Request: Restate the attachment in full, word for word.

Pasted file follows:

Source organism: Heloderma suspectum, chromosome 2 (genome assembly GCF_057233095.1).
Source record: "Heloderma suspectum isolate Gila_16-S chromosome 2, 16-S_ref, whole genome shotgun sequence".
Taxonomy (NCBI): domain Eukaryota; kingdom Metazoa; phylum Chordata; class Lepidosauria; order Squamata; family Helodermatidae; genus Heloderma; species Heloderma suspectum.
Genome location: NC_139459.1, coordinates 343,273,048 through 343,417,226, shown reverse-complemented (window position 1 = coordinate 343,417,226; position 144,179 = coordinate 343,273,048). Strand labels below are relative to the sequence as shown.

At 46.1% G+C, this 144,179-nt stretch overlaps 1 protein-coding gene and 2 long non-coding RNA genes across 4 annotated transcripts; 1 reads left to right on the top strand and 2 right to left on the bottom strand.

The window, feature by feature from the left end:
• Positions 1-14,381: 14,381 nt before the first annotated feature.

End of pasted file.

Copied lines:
Source organism: Heloderma suspectum, chromosome 2 (genome assembly GCF_057233095.1).
Source record: "Heloderma suspectum isolate Gila_16-S chromosome 2, 16-S_ref, whole genome shotgun sequence".
Taxonomy (NCBI): domain Eukaryota; kingdom Metazoa; phylum Chordata; class Lepidosauria; order Squamata; family Helodermatidae; genus Heloderma; species Heloderma suspectum.
Genome location: NC_139459.1, coordinates 343,273,048 through 343,417,226, shown reverse-complemented (window position 1 = coordinate 343,417,226; position 144,179 = coordinate 343,273,048). Strand labels below are relative to the sequence as shown.

At 46.1% G+C, this 144,179-nt stretch overlaps 1 protein-coding gene and 2 long non-coding RNA genes across 4 annotated transcripts; 1 reads left to right on the top strand and 2 right to left on the bottom strand.

The window, feature by feature from the left end:
• Positions 1-14,381: 14,381 nt before the first annotated feature.